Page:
[Presenter: Explain that some ways of talking with children are especially good at helping them think and learn. Watch the video clip and then ask the following.]Points to makeWhat differences did you see in the two conversations? Answers include: In the second conversation, the parent paid more attention to the child, answered questions, used new words, modeled correct grammar, and extended the conversation to add meaning. Make sure your child has lots of opportunities to talk with you, not just listen to you talk. Respond to what your child says and follow his or her lead. Answer your childs questions as completely as possible. Your explanations help your child learn more about the world.If your child isnt talking yet, ask a question, wait for him or her to react with a gesture or by babbling, and then give feedback, such as, Yes, the two bunnies are chasing each other.Ask your toddler to tell you about something that happened to him or her today; ask for more details so your child can expand on the story. Ask questions that have more than a yes or no answer. This encourages your child to think about possible answers and to ask more questions. This increases comprehension skills.[Presenter: Watch the video clip about how to talk to children so they learn new words and information. Ask the audience to make note of what words the father introduces during this short conversation. Answers include eggplant, squishy, Italian, pieces, and finished. Then make the following points.]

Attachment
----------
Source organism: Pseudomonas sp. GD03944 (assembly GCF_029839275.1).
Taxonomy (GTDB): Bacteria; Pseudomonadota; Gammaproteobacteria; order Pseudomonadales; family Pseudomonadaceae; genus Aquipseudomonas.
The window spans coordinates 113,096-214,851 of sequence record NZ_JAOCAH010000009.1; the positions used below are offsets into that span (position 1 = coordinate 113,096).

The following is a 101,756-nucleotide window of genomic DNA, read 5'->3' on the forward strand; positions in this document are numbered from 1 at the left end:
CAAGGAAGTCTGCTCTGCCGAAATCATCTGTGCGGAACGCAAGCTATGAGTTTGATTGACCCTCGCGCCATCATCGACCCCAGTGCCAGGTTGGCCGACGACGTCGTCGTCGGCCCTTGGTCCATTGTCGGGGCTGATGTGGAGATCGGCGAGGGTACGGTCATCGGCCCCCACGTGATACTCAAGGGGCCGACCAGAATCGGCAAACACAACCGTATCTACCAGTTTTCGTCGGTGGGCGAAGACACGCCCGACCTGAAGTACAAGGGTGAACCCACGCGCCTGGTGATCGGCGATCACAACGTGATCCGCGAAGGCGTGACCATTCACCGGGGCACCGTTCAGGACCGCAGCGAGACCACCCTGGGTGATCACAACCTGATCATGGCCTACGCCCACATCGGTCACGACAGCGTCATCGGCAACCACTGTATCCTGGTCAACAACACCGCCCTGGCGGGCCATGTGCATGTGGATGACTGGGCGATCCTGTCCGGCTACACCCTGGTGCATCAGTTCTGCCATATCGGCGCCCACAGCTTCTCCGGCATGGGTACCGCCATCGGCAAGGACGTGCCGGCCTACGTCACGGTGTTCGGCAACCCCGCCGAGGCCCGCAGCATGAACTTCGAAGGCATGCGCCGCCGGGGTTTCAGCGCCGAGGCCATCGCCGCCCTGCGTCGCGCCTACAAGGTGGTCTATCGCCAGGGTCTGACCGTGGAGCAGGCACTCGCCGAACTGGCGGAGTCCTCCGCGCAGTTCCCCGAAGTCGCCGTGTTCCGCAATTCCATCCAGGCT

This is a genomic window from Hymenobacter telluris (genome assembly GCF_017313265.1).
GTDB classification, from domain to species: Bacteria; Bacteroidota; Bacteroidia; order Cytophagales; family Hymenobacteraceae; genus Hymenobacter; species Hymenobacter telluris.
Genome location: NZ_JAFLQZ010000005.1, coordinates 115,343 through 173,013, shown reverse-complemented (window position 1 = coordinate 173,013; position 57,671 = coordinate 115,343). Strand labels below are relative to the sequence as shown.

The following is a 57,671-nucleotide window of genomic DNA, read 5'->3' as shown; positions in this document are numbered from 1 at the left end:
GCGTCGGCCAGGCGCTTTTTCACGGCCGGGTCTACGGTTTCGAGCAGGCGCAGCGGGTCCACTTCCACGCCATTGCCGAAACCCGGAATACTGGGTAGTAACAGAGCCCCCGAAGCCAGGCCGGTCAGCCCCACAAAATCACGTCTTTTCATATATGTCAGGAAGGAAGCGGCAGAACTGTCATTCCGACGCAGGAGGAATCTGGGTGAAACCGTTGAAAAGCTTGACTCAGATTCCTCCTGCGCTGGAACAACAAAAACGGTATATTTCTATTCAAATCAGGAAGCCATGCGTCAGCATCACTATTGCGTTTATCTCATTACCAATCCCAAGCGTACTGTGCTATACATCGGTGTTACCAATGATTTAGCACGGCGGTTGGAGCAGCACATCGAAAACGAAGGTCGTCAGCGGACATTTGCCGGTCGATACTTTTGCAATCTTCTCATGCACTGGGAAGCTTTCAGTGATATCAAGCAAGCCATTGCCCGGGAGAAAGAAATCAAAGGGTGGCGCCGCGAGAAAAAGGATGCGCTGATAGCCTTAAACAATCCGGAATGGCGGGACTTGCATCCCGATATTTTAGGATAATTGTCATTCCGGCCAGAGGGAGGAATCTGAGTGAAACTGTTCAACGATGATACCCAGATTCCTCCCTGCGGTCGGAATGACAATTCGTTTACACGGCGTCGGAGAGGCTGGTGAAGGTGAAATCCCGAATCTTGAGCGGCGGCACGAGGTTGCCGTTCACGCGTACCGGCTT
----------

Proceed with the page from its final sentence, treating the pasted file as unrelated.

Points to makeWhen you talk with your child:Use new words. Good readers have a large vocabulary. Knowing lots of words helps children better understand what they read. Begin this early, even before your children learn to talk.Take turns. Children are just beginning to learn how to have a conversation. It is important for you to ask questions and listen to what your children say in response. Make connections. Help children remember past events and connect them to current and future activities. This helps ch...